In their detailed elucidation of Atlanta’s racial inequities, Pope and Bond made clear that the students rallying behind the manifesto were interested in more than just desegregating lunch counters, though they achieved that in 1961.

The document’s principles helped shape the ideas that propelled the Student Nonviolent Coordinating Committee, which had its headquarters in Atlanta, and became a template for anyone working toward racial equity in America, then and into the 21st century.

“Its impact and significance lie in the fact that the areas that students focused on in the appeal, back in 1960, are of enduring relevance,” Tomiko Brown-Nagin, a historian at Harvard and the author of “Courage to Dissent: Atlanta and the Long History of the Civil Rights Movement” (2011), said in a phone interview.

Brown-Nagin said she teaches the “Appeal” in her courses on law and social change, in part because it illustrates that the civil rights movement was motivated not just by passion but also by ideas.

“The ‘Appeal’ shows that the students predicated their action on an intellectual justification,” she said, “and I think that’s really important.”

Roslyn Elizabeth Pope was born on Oct. 29, 1938, in Atlanta to Rogers Pope, a postal worker, and Ruth (Singleton) Pope, a homemaker. Her father was active in his union, and was so proud of his daughter’s role in writing the manifesto that he mailed copies to his friends at Christmas.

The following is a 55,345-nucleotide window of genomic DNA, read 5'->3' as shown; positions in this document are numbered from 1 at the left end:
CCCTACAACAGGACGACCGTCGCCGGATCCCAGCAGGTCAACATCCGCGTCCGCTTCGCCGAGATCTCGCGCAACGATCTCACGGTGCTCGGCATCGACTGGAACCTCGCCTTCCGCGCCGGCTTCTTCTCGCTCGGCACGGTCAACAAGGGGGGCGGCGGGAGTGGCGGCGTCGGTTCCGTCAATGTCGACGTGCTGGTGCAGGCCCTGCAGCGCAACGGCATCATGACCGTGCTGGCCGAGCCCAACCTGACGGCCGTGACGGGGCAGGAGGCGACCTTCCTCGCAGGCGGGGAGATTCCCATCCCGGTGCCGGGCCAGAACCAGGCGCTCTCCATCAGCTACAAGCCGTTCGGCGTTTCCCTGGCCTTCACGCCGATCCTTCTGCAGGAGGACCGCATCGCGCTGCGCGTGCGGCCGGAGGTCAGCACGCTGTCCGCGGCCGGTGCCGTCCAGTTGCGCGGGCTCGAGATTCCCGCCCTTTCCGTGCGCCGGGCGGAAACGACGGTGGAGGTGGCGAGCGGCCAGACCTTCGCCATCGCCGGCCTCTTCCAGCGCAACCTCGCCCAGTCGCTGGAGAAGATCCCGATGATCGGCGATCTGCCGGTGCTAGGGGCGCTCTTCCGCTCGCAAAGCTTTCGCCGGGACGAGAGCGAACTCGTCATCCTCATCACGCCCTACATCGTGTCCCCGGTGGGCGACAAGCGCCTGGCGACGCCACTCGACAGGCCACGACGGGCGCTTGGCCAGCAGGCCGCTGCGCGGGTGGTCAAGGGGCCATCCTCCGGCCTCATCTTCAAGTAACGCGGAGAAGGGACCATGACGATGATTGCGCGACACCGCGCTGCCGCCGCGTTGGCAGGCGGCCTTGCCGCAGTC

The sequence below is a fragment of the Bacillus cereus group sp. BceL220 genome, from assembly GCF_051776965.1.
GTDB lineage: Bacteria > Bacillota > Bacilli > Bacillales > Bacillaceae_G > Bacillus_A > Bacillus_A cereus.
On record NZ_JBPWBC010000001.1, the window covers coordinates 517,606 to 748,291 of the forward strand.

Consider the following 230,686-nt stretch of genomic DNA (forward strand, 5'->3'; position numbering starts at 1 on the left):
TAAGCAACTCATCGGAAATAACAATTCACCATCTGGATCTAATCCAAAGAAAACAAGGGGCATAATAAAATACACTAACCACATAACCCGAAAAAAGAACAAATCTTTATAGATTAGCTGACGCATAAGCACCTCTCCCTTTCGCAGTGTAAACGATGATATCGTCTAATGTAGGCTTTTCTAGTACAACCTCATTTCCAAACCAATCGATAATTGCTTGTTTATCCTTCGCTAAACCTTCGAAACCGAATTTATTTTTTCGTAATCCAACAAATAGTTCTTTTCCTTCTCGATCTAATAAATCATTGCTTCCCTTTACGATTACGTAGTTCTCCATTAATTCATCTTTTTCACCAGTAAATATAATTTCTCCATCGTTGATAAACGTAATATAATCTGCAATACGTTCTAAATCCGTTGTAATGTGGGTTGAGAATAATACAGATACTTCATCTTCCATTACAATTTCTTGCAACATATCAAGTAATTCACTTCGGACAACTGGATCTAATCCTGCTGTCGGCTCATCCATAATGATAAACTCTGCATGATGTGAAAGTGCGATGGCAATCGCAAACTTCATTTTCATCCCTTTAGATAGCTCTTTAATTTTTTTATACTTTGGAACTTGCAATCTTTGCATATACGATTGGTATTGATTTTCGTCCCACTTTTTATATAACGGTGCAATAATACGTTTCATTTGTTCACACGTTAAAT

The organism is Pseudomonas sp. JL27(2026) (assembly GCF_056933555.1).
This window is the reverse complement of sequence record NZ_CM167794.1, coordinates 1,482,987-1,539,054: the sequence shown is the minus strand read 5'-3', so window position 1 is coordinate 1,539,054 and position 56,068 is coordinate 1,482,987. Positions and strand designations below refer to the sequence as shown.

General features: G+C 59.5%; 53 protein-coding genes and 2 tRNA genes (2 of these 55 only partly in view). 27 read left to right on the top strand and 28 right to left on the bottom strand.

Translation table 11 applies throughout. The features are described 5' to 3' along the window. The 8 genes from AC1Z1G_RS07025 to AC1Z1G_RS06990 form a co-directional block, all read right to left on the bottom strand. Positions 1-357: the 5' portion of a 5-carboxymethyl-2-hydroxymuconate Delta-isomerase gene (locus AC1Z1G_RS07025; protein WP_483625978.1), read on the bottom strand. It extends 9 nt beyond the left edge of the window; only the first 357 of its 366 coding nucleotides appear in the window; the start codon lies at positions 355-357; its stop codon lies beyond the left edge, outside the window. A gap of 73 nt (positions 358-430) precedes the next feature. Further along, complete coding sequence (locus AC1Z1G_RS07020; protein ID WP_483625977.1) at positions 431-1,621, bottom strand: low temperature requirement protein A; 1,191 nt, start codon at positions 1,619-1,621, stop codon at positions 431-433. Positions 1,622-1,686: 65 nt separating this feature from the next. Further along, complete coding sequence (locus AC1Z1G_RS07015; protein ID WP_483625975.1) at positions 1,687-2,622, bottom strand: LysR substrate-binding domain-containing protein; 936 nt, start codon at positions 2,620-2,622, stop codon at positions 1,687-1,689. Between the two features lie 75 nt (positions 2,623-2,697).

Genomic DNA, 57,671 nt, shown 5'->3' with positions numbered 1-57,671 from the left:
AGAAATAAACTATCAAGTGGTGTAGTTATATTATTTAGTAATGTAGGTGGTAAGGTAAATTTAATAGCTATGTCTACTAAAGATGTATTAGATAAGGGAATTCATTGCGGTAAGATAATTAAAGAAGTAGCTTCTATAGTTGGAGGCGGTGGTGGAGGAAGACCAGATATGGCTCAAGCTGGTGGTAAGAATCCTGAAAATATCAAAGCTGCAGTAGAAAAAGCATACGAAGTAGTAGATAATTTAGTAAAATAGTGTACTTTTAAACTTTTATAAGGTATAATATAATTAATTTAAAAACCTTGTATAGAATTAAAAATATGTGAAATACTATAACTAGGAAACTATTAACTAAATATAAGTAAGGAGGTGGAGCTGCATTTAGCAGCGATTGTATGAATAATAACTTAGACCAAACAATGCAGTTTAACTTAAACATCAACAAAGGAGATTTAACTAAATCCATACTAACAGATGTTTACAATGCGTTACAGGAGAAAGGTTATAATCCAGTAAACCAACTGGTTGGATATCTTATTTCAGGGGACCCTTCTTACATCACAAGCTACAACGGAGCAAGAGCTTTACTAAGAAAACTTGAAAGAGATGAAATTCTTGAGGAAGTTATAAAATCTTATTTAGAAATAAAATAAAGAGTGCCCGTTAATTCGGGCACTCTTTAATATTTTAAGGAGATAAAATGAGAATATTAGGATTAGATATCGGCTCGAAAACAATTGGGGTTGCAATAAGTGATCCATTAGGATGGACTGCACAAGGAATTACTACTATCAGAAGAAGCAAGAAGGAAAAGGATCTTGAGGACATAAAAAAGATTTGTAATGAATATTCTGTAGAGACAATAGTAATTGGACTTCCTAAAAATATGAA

Roslyn’s future in leadership was apparent early. She was elected class president throughout her time at Booker T. Washington High School, and in 1951 was selected to represent Georgia at a national Girl Scout encampment. She was the only Black girl out of the 50 young people in attendance.

At Spelman, she won a Merrill Scholarship, which allowed her to spend a year in Paris studying piano and French. Her time abroad exposed her to life outside of the South’s racial hierarchies.

“I consider that year as the removal of the shackles and my budding realization that the way I had lived the past 20 years had been based on a theory that I was less than human, and that all Black people were less than human,” she said in a 2016 interview with Robert Cohen, a historian at New York University.

The day after she returned to Atlanta, in February 1960, she was drinking coffee at a diner when two students from Morehouse College, Bond and Lonnie King, approached her.

“Have you heard about the guys at Greensboro?” she recalled one of them asking. She said she had.

“We’re going to start a movement here,” they said.